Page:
Is this a Halloween mask? An outer space creature? A new Sesame Street character?
Trick and treat. It’s the bark on a section of a felled log where I rested during a recent hike.
Isn’t it beautiful? Looking at it reminded me of my own wrinkles (how much time I have spent pondering them!) and about the wonderfully wrinkled other faces I see on the aged ranchers in Dubois. Those wrinkles have great stories to tell!
The young, hip gentry back in that now-trendy city neighborhood in Brooklyn that I must visit now and again refer to Baby Boomer homeowners like us, who haven’t yet sold and moved out, as the “leftovers.” These new neighbors walk right past me on those familiar streets, as if we were both wearing masks. It makes me feel more like a ghost than a leftover, but perhaps appropriately so. The house I used to occupy began to feel haunted, by the high, noisy voices of our children who grew up there.
Then I retired, intentionally making a ghost of my former self. I embarked on a journey into a spooky thicket that is treacherous and tangled, with truly endless commitments to adult children, sad and scary duties to aging parents, unforeseeable hazards and murky decisions.
One of them may be the choice of where to live out those perilous years in the shadow of your own mortality. That decision can be scary. It was for us.
A brief road trip to the Southwest has brought to mind some of the options we did not choose. For instance:
The planned retirement village, offering a quiet life in the exclusive company of other people with similar interests and lifestyles.
If you want, of course, you can guarantee that exclusion with gates and guards.
A friend at my mother’s retirement village — one of the oldest and best in the country, a nonprofit — calls it a “ghetto.” A very pleasant ghetto indeed, she says, but a self-imposed prison nonetheless.
We do have the feeling that by removing all challenges and inconveniences, this option has a way of hastening your trip into passivity.
Of course, as the sad picture above demonstrates, these communities may fail to evolve as planned.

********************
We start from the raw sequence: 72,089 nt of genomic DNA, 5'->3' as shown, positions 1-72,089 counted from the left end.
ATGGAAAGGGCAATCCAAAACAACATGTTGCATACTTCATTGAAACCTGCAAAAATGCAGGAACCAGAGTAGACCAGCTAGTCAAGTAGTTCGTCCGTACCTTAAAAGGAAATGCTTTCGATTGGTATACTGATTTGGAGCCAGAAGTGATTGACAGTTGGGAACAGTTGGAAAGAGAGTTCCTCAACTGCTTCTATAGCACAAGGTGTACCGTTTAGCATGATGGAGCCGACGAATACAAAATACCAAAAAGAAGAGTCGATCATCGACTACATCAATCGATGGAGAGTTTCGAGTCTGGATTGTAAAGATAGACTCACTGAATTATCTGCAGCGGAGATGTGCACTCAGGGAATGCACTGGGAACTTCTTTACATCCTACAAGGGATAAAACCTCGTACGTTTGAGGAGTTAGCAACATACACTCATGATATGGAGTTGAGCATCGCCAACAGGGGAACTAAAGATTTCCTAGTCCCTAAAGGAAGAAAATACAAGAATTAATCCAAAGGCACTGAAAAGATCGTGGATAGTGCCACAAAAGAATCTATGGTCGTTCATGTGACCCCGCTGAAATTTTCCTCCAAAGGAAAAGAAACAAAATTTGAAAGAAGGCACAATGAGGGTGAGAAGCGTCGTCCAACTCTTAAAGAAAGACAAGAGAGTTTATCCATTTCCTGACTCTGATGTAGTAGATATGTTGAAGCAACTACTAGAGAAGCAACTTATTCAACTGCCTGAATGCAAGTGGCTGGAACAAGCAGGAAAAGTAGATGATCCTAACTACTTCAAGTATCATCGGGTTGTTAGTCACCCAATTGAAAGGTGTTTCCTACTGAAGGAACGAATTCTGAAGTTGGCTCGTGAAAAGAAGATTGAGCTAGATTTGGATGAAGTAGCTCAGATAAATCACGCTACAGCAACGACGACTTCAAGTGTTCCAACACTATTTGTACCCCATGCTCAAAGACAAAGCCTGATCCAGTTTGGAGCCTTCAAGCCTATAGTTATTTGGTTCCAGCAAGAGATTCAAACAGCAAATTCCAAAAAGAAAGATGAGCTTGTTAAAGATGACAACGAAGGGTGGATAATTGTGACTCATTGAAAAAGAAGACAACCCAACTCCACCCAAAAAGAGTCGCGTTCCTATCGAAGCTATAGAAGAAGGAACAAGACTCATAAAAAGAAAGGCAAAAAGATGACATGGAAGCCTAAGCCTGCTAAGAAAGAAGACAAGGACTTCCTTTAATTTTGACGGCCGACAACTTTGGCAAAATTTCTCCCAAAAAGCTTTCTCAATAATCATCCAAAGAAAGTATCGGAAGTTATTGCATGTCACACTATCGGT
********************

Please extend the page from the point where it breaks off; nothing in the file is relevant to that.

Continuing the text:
The opposite end of the spectrum, the RV nomad lifestyle, beckons with the pleasant thought of following the best weather everywhere and seeing new places at every turn.
We see these nomads passing through Dubois all the time, and sometimes host them at our local RV parks. Temporary communities do seem to form among the mobile homers who settle in the same seasonal location year after year, but this gypsy lifestyle would only suit me for a few weeks at a time.
We have neighbors who lived only in their large RV for nearly a decade. They finally sold it and settled in Dubois.
Nobody planned Dubois. It is what social planners have called a “naturally organizing retirement community,” where people of our age group gravitate and build the resources they need for themselves.
We are indeed a community of like-minded people, but just about the only opinion that we feel the need to share is the value of the community itself. At home in Dubois, I’ve found, people don’t really care where you came from or what you used to do. (In fact, a newly published oral history of the town says that a century ago it was considered rude to ask.)
What matters is who you are now and what you contribute to the village.
Which is what it really is: a village, with children and noisy, irreverent teenagers, and young adults who may make bad choices, as well as many who grew old here and others who came here to grow old.
That’s enlivening, and hopeful, and not a bit scary.
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© Lois Wingerson 2015